Far from weakening the Chinese military, the troop cuts announced by President Xi Jinping will help counter U.S. advantages and improve the country’s ability to project force further from its shores.
The president announced the reduction of 300,000 troops along with his vow never to seek “hegemony or expansion” during Thursday’s military parade in Beijing to mark the end of World War II, a message he punctuated with a fist pump. While the move represents the largest cut to the People’s Liberation Army in almost two decades, it may only accelerate the arms build up in the Asia-Pacific region.
The move will speed the PLA’s transition from a large, land-based army built over decades of invasions, civil war and border conflicts to a modern, mechanized force able to defend China’s territorial integrity and growing interests abroad. The challenge to U.S. military supremacy was underscored by the “carrier killer” missiles that rolled through Beijing during the parade and the warships that sailed through international waters in the Bering Sea a day earlier, as U.S. President Barack Obama concluded a visit to Alaska.
The troop cut was "presented as a gesture to peace, but is anything but," said June Teufel Dreyer, a University of Miami political science professor, who served as a commissioner on the United States-China Economic and Security Review Commission. “The more modern their weapons, the fewer personnel needed. Less money spent on personnel means more money for airplanes, submarines, frigates, missiles.”
Cutting troop numbers will lay the groundwork for the most sweeping overhaul of the 2.3-million-member PLA in at least three decades, moving it closer to a U.S.-style joint command structure, people familiar with the matter said. The overhaul calls for consolidating the country’s seven military regions to as few as four, one of the people said.
A joint command system is seen as necessary to improve communications and coordinate modern forces across the various arms of the military.
Li Jie, a senior researcher at the Chinese Naval Research Institute in Beijing, said the force reduction would allow for greater expenditure on advanced hardware. The parade featured examples such as the DF-26 mid-range ballistic missile, which could potentially hit the U.S. naval base on Guam, and the DF-21D, a missile designed to sink a ship the size of an aircraft carrier.
“The money saved can be used to purchase advanced navy and air-space weaponry,” Li said. “The future direction is to enhance the naval and airspace capabilities, because these are the areas from which potential enemies will make an attack. We need to ramp up our deterrence and responsive capacity.”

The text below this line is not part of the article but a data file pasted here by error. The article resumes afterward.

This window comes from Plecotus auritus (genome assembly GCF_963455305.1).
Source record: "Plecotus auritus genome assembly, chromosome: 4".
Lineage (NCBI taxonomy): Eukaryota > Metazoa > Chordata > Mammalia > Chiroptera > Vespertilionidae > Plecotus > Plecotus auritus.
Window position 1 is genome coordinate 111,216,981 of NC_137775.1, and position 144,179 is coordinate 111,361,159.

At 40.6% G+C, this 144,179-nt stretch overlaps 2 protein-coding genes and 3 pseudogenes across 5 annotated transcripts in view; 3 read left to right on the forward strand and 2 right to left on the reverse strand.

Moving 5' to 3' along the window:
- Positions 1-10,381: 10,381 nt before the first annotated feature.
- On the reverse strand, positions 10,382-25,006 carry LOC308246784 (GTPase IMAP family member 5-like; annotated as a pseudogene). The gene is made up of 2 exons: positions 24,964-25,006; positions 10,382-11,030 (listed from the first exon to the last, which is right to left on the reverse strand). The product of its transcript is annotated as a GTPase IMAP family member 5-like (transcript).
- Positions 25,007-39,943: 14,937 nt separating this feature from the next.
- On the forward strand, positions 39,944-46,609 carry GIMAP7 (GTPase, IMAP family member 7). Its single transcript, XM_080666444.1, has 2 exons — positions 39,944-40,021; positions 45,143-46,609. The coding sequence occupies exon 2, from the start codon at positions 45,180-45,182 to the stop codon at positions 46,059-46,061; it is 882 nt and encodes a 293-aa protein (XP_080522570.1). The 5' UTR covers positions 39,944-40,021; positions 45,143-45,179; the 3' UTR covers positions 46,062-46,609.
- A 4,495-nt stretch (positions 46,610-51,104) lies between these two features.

The changes come at a time when China has been pressing its military reach from the East China Sea to the Indian Ocean. China’s neighbors and the U.S. have responded by increasing their own forces in the region.
China’s troop draw down is slated for completion by the end of 2017. Reductions will target administrative staff, non-combatant personnel and troops equipped with outdated armaments.
‘Slimmer, more capable’
“Chinese armed forces will be slimmer but more capable, and their composition will be more scientific,” Defense Ministry spokesman Yang Yujun said Thursday. The PLA will “launch a lot of new reform initiatives in succession to push forward the national defense and military reform in an active and steady way,” he said.
The shift away from land-based forces mirrors the U.S.’s military rebalancing, designed in part to counter China’s growing capabilities.
If most of China’s cuts fall on the army, the branch’s share of personnel would fall to about 68 percent from 73 percent now, according to Dennis Blasko, a Florida-based analyst at CNA Corp.’s China Security Affairs Group. The air force’s share would rise to roughly 20 percent from 17 percent, while the navy’s relative strength would also increase slightly.
“We, China, and several Asia countries are in a security dilemma, where each takes actions it sees as self defensive but causes the other side to react negatively resulting in spiraling escalation,” said Blasko, who served as a U.S. army attache to Beijing from 1992-95 and wrote “The Chinese Army Today: Tradition and Transformation for the 21st Century.”